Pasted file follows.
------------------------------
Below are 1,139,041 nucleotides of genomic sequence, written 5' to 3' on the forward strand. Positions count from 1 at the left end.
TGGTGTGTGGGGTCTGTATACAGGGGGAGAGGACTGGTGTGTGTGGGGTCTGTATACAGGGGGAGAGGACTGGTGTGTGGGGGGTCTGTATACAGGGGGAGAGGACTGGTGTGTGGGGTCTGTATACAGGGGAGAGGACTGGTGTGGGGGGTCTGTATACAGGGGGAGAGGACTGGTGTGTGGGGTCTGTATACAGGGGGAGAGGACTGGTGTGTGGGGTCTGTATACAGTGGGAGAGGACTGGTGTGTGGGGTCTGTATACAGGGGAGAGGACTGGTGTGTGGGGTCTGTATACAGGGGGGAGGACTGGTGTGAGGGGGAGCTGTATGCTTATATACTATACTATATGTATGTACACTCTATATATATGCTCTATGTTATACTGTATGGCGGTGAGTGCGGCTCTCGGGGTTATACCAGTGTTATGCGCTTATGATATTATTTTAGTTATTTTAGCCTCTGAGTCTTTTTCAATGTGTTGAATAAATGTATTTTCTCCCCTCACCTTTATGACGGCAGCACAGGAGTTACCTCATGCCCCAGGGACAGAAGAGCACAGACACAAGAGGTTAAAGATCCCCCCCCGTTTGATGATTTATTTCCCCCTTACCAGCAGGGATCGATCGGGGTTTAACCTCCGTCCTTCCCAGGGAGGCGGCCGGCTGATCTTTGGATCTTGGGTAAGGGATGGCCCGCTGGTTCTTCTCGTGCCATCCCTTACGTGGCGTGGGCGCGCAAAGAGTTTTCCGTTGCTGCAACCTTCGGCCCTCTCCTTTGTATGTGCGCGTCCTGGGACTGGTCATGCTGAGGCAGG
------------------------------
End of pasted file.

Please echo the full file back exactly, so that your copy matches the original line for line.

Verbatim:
Below are 1,139,041 nucleotides of genomic sequence, written 5' to 3' on the forward strand. Positions count from 1 at the left end.
TGGTGTGTGGGGTCTGTATACAGGGGGAGAGGACTGGTGTGTGTGGGGTCTGTATACAGGGGGAGAGGACTGGTGTGTGGGGGGTCTGTATACAGGGGGAGAGGACTGGTGTGTGGGGTCTGTATACAGGGGAGAGGACTGGTGTGGGGGGTCTGTATACAGGGGGAGAGGACTGGTGTGTGGGGTCTGTATACAGGGGGAGAGGACTGGTGTGTGGGGTCTGTATACAGTGGGAGAGGACTGGTGTGTGGGGTCTGTATACAGGGGAGAGGACTGGTGTGTGGGGTCTGTATACAGGGGGGAGGACTGGTGTGAGGGGGAGCTGTATGCTTATATACTATACTATATGTATGTACACTCTATATATATGCTCTATGTTATACTGTATGGCGGTGAGTGCGGCTCTCGGGGTTATACCAGTGTTATGCGCTTATGATATTATTTTAGTTATTTTAGCCTCTGAGTCTTTTTCAATGTGTTGAATAAATGTATTTTCTCCCCTCACCTTTATGACGGCAGCACAGGAGTTACCTCATGCCCCAGGGACAGAAGAGCACAGACACAAGAGGTTAAAGATCCCCCCCCGTTTGATGATTTATTTCCCCCTTACCAGCAGGGATCGATCGGGGTTTAACCTCCGTCCTTCCCAGGGAGGCGGCCGGCTGATCTTTGGATCTTGGGTAAGGGATGGCCCGCTGGTTCTTCTCGTGCCATCCCTTACGTGGCGTGGGCGCGCAAAGAGTTTTCCGTTGCTGCAACCTTCGGCCCTCTCCTTTGTATGTGCGCGTCCTGGGACTGGTCATGCTGAGGCAGG